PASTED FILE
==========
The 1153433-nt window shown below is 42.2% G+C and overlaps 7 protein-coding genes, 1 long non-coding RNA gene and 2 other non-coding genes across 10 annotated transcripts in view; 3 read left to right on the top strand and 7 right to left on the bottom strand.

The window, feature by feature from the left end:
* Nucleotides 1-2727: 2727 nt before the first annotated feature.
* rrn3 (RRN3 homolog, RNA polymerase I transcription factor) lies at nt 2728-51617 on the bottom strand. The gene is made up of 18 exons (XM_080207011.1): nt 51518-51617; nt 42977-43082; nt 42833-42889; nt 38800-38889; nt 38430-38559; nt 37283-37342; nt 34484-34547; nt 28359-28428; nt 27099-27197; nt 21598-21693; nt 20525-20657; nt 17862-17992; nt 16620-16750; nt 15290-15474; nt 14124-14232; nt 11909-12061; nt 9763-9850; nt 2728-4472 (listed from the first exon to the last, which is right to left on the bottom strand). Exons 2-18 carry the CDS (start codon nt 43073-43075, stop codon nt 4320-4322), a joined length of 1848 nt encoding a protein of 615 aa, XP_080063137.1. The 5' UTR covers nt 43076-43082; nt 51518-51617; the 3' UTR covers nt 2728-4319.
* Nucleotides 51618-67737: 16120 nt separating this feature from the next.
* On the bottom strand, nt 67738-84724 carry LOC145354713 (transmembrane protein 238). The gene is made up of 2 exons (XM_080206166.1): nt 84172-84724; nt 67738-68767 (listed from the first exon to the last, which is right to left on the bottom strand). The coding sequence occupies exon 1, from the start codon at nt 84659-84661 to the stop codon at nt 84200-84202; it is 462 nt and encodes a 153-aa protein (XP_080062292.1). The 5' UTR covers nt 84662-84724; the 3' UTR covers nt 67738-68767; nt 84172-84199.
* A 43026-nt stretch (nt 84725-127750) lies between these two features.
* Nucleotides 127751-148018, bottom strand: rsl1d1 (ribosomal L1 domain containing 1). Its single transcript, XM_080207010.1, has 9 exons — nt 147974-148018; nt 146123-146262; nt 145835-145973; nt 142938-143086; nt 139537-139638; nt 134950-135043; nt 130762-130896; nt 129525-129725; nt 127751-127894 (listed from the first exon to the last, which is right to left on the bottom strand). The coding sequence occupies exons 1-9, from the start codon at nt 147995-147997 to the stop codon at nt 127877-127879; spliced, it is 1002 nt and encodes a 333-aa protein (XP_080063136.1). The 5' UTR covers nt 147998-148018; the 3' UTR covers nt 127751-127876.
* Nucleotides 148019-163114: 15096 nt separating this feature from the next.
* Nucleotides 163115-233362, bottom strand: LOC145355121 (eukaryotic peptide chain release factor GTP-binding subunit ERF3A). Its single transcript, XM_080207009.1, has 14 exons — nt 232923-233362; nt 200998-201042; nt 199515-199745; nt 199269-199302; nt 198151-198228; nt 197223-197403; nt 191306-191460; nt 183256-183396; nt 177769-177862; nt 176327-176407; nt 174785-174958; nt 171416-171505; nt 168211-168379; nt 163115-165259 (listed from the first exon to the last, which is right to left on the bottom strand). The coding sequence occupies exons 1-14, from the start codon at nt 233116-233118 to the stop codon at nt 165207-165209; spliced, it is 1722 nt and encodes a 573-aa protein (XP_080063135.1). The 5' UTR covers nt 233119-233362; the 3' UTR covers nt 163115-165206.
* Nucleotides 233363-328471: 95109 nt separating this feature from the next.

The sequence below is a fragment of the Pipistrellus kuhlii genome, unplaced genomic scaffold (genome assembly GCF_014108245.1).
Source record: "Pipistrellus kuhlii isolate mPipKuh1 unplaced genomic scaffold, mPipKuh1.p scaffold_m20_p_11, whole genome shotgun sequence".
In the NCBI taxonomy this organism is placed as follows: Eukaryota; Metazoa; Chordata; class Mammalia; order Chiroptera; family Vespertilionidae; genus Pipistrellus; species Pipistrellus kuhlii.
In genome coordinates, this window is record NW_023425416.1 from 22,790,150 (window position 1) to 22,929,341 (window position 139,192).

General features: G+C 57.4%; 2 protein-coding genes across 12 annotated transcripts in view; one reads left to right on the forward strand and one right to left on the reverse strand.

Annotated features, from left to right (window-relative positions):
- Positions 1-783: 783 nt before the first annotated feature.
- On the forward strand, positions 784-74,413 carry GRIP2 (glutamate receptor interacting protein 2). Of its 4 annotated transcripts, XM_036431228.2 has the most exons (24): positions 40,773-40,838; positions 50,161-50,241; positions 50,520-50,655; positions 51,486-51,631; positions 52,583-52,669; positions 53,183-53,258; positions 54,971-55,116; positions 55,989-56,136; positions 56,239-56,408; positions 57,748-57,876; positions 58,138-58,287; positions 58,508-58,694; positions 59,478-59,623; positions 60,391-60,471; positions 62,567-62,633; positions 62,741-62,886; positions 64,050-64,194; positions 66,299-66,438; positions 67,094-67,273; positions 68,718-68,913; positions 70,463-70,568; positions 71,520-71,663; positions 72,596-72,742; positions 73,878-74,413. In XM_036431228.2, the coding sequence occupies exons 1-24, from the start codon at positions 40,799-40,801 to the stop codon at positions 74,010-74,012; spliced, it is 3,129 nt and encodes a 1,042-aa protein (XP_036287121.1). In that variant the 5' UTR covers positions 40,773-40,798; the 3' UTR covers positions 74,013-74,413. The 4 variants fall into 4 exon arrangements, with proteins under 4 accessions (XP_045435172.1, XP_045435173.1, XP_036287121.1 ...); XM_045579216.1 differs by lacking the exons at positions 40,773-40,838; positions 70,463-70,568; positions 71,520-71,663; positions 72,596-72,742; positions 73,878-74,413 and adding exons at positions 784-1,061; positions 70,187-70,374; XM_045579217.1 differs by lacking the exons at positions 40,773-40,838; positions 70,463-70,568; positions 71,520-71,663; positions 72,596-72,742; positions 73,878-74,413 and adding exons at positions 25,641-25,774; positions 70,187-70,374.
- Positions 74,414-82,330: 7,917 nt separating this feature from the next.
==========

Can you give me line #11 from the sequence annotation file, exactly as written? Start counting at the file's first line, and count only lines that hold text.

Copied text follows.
* Nucleotides 233363-328471: 95109 nt separating this feature from the next.